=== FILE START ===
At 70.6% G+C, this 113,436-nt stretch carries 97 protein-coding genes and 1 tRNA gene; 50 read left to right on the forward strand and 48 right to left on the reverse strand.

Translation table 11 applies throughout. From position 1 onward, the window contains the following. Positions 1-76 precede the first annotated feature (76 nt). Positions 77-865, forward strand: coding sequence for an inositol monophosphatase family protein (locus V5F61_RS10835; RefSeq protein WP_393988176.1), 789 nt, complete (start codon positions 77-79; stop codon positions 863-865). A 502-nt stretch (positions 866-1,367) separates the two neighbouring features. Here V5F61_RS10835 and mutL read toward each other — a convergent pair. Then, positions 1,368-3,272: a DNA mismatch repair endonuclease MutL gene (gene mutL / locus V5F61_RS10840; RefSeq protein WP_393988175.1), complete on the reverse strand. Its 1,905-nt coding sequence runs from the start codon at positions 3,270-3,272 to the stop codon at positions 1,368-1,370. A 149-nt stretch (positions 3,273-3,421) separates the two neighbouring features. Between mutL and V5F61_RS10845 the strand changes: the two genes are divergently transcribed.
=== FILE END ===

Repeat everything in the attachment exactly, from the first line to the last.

At 70.6% G+C, this 113,436-nt stretch carries 97 protein-coding genes and 1 tRNA gene; 50 read left to right on the forward strand and 48 right to left on the reverse strand.

Translation table 11 applies throughout. From position 1 onward, the window contains the following. Positions 1-76 precede the first annotated feature (76 nt). Positions 77-865, forward strand: coding sequence for an inositol monophosphatase family protein (locus V5F61_RS10835; RefSeq protein WP_393988176.1), 789 nt, complete (start codon positions 77-79; stop codon positions 863-865). A 502-nt stretch (positions 866-1,367) separates the two neighbouring features. Here V5F61_RS10835 and mutL read toward each other — a convergent pair. Then, positions 1,368-3,272: a DNA mismatch repair endonuclease MutL gene (gene mutL / locus V5F61_RS10840; RefSeq protein WP_393988175.1), complete on the reverse strand. Its 1,905-nt coding sequence runs from the start codon at positions 3,270-3,272 to the stop codon at positions 1,368-1,370. A 149-nt stretch (positions 3,273-3,421) separates the two neighbouring features. Between mutL and V5F61_RS10845 the strand changes: the two genes are divergently transcribed.